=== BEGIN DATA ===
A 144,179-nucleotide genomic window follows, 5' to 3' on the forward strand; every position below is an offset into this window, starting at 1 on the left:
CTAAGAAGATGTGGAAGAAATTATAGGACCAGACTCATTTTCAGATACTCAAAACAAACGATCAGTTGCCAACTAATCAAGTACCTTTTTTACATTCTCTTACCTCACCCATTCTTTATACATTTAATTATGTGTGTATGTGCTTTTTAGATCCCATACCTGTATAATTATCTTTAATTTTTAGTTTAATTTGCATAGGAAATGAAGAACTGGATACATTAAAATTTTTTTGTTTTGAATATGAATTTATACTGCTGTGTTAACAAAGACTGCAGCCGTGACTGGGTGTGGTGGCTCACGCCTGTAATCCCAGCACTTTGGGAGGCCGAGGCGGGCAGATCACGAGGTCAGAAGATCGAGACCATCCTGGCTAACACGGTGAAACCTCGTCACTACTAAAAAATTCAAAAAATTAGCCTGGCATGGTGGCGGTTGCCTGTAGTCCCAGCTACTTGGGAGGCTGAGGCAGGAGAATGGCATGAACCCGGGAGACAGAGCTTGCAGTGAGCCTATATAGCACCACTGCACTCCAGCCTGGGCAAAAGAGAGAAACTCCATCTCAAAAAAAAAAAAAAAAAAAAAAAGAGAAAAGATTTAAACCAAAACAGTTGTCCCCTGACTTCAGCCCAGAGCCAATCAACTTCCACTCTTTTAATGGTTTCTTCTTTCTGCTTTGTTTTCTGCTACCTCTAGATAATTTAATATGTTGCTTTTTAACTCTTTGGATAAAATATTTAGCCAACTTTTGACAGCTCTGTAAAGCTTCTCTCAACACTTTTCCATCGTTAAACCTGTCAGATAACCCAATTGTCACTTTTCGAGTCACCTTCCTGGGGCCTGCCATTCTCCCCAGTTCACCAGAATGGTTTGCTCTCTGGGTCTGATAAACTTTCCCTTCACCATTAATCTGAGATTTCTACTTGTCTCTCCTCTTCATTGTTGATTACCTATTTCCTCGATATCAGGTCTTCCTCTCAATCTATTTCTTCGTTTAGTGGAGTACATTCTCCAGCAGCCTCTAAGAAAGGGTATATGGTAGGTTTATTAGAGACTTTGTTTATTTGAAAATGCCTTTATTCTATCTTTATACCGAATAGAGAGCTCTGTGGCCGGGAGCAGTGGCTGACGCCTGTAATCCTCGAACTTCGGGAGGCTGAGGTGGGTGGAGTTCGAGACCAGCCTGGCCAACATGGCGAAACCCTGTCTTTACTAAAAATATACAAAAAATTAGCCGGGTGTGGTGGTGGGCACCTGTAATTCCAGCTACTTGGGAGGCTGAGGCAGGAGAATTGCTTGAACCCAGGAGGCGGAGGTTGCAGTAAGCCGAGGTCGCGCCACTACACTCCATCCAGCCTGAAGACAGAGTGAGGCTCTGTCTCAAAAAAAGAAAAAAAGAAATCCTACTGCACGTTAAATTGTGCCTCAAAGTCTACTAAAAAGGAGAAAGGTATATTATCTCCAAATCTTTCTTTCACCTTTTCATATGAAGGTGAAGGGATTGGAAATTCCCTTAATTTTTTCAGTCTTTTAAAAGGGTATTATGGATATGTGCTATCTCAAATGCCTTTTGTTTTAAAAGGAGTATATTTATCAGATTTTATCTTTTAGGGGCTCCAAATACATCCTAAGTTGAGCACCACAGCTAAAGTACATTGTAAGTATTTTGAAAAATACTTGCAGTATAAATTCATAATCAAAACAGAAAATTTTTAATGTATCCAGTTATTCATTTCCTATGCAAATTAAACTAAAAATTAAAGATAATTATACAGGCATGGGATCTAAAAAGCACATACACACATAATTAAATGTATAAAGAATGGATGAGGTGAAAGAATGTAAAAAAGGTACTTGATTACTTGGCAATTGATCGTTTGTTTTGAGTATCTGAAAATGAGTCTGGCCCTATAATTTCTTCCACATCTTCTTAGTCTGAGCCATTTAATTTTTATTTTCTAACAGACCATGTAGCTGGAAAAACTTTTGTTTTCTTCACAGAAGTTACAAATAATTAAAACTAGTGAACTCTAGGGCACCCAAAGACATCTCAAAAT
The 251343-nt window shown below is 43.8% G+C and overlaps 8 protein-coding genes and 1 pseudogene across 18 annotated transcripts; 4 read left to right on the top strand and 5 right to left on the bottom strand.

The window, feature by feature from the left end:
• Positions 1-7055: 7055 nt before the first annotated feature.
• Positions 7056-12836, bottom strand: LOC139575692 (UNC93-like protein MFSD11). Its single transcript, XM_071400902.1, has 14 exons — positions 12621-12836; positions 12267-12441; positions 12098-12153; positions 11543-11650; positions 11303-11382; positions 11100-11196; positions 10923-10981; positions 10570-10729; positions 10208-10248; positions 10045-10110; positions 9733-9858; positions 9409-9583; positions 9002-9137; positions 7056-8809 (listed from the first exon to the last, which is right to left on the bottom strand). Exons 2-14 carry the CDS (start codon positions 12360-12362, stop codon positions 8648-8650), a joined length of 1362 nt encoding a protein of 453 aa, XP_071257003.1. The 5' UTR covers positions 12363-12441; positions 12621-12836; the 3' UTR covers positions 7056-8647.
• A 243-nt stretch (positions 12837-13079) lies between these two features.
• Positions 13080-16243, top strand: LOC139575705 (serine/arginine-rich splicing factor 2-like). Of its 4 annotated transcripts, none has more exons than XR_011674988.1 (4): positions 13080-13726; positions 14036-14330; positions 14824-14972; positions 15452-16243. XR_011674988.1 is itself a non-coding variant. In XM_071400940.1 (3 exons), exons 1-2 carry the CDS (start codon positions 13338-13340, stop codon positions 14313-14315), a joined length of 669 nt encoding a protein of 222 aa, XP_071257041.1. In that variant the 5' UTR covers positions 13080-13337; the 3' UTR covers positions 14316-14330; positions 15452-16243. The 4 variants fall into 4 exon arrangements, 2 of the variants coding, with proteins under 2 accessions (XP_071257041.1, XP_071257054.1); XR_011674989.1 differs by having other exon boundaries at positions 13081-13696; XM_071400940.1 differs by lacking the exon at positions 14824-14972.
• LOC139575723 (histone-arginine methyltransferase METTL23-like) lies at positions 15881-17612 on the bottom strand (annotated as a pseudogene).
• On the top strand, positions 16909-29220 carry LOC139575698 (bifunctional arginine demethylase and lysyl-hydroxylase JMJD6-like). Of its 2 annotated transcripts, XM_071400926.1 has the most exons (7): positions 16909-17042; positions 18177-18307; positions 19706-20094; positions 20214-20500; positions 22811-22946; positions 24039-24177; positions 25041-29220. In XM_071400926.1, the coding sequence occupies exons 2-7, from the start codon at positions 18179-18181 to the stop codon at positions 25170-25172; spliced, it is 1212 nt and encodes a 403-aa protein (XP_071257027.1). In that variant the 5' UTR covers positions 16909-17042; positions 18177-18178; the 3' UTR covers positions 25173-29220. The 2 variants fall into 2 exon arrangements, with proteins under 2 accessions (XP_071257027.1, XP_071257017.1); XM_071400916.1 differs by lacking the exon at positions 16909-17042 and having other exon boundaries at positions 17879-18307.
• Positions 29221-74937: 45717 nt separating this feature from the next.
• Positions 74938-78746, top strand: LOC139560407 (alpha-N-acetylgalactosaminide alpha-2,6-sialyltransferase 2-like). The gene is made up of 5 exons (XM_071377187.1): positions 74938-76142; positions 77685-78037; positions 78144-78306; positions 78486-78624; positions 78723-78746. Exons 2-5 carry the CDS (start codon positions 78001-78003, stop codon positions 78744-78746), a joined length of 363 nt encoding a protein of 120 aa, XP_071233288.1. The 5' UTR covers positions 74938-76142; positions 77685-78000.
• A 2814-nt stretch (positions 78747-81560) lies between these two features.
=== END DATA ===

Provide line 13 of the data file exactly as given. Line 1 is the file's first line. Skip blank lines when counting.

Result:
• A 2814-nt stretch (positions 78747-81560) lies between these two features.